Anchored by Jake Tapper, The Lead airs at 4 p.m. ET on CNN.
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Friday marks six months since the deadly shooting attack on Sandy Hook Elementary School in Newtown, Connecticut, and the actions of one man still affect the lives of so many.
The anniversary is reigniting efforts on both sides of the gun control debate. Mayors against illegal guns is holding rallies, targeting politicians who have not supported gun control legislation.
The National Rifle Association is back with an ad attacking one of its own, Democratic Sen. Joe Manchin - an avowed gun enthusiast and "life member" of the NRA - for his ill-fated bill that would have strengthened background checks.
That NRA ad was released the same day Manchin met with Newtown families at the Capitol. President Barack Obama also met with the families Thursday afternoon.
One of those parents was Mark Barden, father of 7-year-old Newtown victim Daniel Barden.
"We're just trying to get through every minute of the day, a minute at a time," Barden said, adding that he and his wife, Jackie; son, James; and daughter, Natalie, are learning to be a family again.
Barden now keeps a journal, where he writes down memories of his son.
Victims of the Colorado fires Mike and Caml Schultz tell CNN "The Lead's" Jake Tapper about losing nearly everything.
Members of Congress finally got briefed about the super-secret federal phone and e-mail surveillance programs that President Barack Obama contends they’ve known about for years.
The head of the National Security Agency, Army Gen. Keith Alexander, did the talking in two closed-door meetings with members of the House and Senate intelligence committees on Thursday about domestic spying programs that collect millions of phone records a day and can access e-mails.
"This is not a program where we are out freewheeling it. It is a well overseen and a very focused program. What we owe you the American people is now how good is that with some statistics. And I think when the American people hear that they are going to stop and say, ‘wait, the information we are getting is incorrect,'" Alexander told reporters after one of the briefings Thursday.
FBI director Robert Mueller also defended the spy programs before the House Judiciary Committee.
He said they are legal and known to Congress. Mueller evoked 9/11, claiming these types of programs might have been able to catch phone calls between an al Qaeda safe house and one of the hijackers who was lying low in San Diego.
"If we had the telephone number in Yemen, we would've matched it up to that telephone number in San Diego," said Mueller. "The simple fact of their detention could have derailed the plan. In any case, the opportunity was not there. If we had had this program, the opportunity would have been there."
Watch CNN "The Lead's" wrap up of Alexander's briefings and Mueller's testimony here.
Former House Speaker Newt Gingrich and 2012 Republican presidential candidate recommends a “fire wall” of sorts that says “you not use that in any kind of investigation except terrorism."
Gingrich said he suspects the surveillance programs are more vast than what has so far been revealed.
Syria has crossed a 'red line' with its use of chemical weapons, including the nerve agent sarin gas, against rebels, the White House said Thursday.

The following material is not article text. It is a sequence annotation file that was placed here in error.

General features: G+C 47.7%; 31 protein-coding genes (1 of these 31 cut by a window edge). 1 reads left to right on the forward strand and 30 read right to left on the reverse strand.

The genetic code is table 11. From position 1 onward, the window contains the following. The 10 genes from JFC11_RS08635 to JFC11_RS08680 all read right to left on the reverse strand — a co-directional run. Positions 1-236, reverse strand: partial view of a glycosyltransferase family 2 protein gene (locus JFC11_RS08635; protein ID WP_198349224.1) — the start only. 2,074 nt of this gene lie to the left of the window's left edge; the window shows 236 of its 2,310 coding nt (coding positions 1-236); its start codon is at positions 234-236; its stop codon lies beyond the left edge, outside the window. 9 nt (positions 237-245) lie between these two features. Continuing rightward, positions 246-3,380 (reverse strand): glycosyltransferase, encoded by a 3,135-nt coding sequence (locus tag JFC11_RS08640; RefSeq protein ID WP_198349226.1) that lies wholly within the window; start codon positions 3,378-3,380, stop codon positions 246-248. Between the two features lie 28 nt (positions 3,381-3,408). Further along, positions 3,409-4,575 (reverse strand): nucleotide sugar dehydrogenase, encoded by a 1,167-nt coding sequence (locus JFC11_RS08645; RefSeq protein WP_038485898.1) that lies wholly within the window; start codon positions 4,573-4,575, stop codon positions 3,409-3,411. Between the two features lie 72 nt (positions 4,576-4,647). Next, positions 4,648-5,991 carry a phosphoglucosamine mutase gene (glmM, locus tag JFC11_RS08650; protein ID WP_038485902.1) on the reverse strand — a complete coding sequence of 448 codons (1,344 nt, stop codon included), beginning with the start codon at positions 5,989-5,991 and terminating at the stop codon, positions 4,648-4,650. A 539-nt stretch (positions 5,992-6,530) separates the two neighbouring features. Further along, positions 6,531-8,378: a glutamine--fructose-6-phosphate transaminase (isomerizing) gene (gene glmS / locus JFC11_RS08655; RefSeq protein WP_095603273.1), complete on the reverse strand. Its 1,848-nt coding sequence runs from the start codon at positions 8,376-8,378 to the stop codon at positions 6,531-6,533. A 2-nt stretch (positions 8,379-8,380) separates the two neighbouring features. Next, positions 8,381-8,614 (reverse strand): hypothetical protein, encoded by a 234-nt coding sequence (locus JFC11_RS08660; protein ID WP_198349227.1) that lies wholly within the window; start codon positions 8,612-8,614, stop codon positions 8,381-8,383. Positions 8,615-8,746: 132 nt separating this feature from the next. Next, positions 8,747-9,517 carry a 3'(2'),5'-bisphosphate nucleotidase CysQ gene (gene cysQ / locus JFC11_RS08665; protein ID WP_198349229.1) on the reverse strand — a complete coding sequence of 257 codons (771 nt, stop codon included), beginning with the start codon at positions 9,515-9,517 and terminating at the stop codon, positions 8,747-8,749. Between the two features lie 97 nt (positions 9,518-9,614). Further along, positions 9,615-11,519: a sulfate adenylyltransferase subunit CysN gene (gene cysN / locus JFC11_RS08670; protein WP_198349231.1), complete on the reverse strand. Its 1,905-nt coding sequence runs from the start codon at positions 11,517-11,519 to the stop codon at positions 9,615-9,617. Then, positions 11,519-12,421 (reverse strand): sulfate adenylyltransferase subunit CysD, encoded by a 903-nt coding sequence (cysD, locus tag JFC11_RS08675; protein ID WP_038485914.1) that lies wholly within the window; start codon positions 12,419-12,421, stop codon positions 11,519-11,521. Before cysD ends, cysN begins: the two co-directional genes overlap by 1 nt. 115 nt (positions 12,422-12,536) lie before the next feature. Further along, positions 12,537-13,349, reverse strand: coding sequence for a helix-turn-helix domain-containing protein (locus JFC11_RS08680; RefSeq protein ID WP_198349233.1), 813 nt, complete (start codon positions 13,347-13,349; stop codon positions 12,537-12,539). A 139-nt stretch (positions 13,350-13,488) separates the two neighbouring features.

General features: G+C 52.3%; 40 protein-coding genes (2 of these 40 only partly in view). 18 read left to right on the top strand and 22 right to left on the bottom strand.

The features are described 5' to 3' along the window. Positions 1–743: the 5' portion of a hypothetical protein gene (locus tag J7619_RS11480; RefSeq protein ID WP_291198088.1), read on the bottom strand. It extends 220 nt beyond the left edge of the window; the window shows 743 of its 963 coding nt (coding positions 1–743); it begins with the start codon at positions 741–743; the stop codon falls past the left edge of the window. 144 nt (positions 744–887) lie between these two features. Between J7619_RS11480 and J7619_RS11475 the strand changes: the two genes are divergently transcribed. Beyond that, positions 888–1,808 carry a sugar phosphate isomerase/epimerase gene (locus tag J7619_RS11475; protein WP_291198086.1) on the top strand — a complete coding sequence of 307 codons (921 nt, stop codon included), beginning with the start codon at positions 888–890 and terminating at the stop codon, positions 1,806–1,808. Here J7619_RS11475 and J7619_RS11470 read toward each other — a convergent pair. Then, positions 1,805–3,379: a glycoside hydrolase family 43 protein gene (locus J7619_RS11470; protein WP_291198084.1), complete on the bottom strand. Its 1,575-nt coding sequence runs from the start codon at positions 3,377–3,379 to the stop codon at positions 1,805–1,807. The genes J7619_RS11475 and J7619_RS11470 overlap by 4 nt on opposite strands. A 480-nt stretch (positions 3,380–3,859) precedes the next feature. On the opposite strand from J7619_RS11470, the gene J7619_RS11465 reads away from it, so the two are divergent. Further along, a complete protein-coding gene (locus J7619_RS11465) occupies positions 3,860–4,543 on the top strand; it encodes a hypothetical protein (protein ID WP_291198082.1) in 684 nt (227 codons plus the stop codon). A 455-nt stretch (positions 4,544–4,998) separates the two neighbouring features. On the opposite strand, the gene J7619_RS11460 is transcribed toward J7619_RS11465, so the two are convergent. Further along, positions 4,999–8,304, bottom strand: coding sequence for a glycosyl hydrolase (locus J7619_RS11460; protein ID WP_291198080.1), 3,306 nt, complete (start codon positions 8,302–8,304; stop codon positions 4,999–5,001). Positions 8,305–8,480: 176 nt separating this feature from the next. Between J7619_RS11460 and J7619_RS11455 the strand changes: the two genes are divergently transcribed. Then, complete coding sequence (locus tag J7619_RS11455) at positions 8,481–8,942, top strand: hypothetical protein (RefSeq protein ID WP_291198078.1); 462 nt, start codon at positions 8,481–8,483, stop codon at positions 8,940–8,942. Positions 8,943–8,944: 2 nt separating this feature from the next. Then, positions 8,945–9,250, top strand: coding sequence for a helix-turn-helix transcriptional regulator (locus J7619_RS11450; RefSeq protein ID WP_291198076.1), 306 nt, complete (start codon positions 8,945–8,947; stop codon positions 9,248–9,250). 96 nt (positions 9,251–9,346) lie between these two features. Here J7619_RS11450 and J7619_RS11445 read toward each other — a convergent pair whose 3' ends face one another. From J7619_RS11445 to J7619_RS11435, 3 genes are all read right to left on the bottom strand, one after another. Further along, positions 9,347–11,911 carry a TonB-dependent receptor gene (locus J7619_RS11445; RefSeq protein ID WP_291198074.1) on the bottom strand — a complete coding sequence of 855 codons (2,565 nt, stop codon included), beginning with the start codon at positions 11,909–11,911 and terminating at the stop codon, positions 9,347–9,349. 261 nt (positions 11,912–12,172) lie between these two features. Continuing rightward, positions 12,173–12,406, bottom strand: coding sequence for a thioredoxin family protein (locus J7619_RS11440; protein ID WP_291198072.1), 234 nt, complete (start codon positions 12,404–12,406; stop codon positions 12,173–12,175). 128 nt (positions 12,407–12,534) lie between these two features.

The acknowledgement is the first time President Barack Obama's administration has definitively said what it has long suspected - that President Bashar al-Assad's forces have used chemical weapons in the ongoing civil war.
According to Politico, behind closed doors former president Bill Clinton said it would be lame “lame” to blame a lack of intervention on opposition in polls or among members of Congress.
He reportedly went on to say, "if you refuse to act and you cause a calamity, the one thing you cannot say when all the eggs have been broken, is that, ‘Oh my God, two years ago there was a poll that said 80 percent of you were against it.’ ... You’d look like a total wuss. And you would be."
That's some pretty tough talk from Clinton.
"It's a little like a school house taunt," said CNN contributor and former senior adviser to Mitt Romney Kevin Madden. "He's seen as like the cool kid on the schoolyard, and he's not somebody who you want going out there and shaping perceptions ... [or] shaping your opinions in a negative way."
Chicago (CNN) – Hillary Clinton burst back onto the political scene Thursday, delivering an expansive speech that kicked off the two-day Clinton Global Initiative meeting in Chicago.
In her remarks, the former secretary of state formally announced the group her husband founded more than a decade ago would be renamed to include both herself and daughter Chelsea, making it the official family business. And she described in relative detail the three areas she'll focus on at the organization: early childhood development, expanding opportunities for women and girls, and improving economic development around the world.
The enthusiastic crowd reacted the loudest when the former presidential candidate – and potential 2016 White House hopeful – declared one of her goals was to help women around the world become more engaged in the political process.
"When women participate in politics, the effects ripple out across society," Clinton said to applause and cheers.
The Lead with Jake Tapper draws not only on Tapper’s deep knowledge of politics and national issues, but also seeks to examine and advance stories across a wide range of topics that demonstrate his own curiosities and interests. Compelling headlines come from around the country and the globe, from politics to money, sports to popular culture, based on news drivers of the day.
The Lead with Jake Tapper airs weekdays at 4 p.m. ET.
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